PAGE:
Norwegian Shipowner says: shoot the pirates
A 79-year-old veteran of Norway’s shipping industry thinks the international community and his own country are being much too kind in their dealings with today’s sea pirates off Somalia. He wants to shoot them on the spot.
Shipowner Jacob Stolt-Nielsen is recommending extreme measures to deal with sea pirates off Somalia.
Jacob Stolt-Nielsen, patriarch of the Stolt-Nielsen shipping empire, wrote a commentary in newspaper Dagens Næringsliv (DN) on Tuesday that pirates caught in international waters “always have been punished with death, most often executed on the spot.” He thinks the practice should be taken up again.
“Perhaps I was a bit tough in the commentary, but I’m just telling it like it is,” Stolt-Nielsen told DN. “The way to solve the pirate problem is to sink the pirates and their ships.”
Stolt-Nielsen said he’s been “shocked” over the “low priority” given to piracy by the Norwegian government, which has only sent one frigate to the area for a limited time, has blocked efforts to arm a vessel that was to be used to patrol waters off Somalia to protect its shipping fleet, and otherwise mostly hopes foreign aid to Somalia will help lure Somalians away from piracy. Stolt-Nielsen clearly thinks that response is far too mild.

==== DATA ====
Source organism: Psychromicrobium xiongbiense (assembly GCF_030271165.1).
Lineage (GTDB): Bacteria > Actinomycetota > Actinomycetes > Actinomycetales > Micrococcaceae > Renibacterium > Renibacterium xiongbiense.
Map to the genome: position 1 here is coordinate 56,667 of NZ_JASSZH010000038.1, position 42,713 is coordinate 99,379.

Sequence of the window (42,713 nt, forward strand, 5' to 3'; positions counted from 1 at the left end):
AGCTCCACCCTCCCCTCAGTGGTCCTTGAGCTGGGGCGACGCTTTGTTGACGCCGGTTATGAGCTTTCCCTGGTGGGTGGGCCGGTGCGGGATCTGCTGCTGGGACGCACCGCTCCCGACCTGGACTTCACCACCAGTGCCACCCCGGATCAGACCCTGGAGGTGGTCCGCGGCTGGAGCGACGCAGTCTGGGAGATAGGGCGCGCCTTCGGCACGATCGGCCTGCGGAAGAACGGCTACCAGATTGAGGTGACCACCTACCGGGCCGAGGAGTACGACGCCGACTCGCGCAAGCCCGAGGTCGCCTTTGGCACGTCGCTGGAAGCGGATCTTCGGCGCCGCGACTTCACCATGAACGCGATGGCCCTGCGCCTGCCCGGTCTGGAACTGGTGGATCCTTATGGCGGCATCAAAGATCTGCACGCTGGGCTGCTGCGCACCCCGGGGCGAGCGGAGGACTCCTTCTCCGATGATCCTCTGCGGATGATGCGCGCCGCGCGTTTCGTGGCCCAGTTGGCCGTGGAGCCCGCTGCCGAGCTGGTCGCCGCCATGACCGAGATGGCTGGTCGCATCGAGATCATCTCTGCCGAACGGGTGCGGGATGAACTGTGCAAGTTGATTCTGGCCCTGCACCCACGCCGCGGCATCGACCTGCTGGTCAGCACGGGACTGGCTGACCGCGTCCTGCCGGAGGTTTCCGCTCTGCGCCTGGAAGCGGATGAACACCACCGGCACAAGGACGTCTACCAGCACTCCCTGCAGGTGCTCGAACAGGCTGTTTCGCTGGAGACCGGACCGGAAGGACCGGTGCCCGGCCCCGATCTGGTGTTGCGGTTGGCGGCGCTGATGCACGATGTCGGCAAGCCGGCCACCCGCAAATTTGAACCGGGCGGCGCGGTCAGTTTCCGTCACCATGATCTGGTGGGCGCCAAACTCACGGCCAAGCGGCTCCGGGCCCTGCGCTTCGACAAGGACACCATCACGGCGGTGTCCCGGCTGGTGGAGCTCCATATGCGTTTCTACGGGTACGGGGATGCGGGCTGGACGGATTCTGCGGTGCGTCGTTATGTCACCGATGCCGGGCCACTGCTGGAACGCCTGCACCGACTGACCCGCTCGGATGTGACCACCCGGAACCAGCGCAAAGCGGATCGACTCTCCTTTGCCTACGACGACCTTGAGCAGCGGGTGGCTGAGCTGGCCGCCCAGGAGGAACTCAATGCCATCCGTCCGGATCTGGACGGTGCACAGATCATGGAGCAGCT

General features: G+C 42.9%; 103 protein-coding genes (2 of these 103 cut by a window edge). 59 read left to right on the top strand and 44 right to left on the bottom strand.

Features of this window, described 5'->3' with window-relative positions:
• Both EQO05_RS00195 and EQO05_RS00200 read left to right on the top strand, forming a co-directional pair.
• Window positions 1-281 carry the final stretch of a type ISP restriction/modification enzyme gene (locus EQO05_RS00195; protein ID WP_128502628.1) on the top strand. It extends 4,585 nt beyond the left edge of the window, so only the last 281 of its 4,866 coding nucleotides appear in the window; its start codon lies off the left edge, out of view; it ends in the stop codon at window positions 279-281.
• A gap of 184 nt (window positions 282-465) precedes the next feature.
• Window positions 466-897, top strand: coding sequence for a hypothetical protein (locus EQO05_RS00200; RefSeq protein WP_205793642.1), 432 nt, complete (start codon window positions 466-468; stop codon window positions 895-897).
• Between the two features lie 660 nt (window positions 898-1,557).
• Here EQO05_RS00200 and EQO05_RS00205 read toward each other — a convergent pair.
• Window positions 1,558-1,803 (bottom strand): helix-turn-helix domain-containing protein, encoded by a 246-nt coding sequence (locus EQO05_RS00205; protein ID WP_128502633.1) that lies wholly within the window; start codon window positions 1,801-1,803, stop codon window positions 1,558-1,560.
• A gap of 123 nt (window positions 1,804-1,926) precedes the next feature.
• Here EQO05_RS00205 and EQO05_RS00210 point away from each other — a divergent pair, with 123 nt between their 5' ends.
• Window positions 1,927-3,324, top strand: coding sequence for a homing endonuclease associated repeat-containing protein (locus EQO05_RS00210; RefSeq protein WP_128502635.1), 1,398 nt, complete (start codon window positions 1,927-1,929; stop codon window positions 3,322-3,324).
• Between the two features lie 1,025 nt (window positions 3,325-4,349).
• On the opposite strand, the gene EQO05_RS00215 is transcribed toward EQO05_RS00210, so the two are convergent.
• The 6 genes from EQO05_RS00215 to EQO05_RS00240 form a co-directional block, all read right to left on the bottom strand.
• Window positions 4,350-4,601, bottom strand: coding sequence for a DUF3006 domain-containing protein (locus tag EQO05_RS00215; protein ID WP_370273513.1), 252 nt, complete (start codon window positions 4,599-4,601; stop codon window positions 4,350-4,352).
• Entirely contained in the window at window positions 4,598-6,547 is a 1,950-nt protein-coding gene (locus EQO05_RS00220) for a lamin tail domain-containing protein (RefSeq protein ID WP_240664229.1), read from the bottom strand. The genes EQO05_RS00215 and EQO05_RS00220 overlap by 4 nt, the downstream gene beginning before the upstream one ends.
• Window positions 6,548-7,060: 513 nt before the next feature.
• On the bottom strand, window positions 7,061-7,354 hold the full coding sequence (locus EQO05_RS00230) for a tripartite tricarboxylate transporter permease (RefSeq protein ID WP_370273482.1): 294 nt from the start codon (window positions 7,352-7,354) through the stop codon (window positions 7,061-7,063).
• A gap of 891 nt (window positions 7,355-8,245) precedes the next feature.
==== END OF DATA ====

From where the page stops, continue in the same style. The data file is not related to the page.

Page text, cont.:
“The only way to fight piracy is to hang the pirates,” he said. “The only language they understand is force.”
His son, Niels Stolt-Nielsen, earlier told DN that the company he now runs has begun having armed guards on board their vessels. A few other Norwegian shipowners are doing the same.
The Norwegian Shipowners Association has also harshly criticized the Norwegian government for failing to be tough enough on piracy, but it distanced itself from Stolt-Nielsen’s call for pirate executions. So did Foreign Minister Jonas Gahr Støre on Tuesday, although Støre told Norwegian Broadcasting (NRK) that he “understood the shipoweners’ frustration.”
There have been nearly 40 pirate attacks in the Gulf of Aden and Indian Ocean so far this year alone, while more than 700 seafarers are being held hostage aboard dozens of ships from 20 nations. South Korean special forces managed to counter a pirate attack last month against a Norwegian ship that was on charter to a South Korean company.
This article was posted by Neptune Maritime Security www.neptunemaritimesecurity.com
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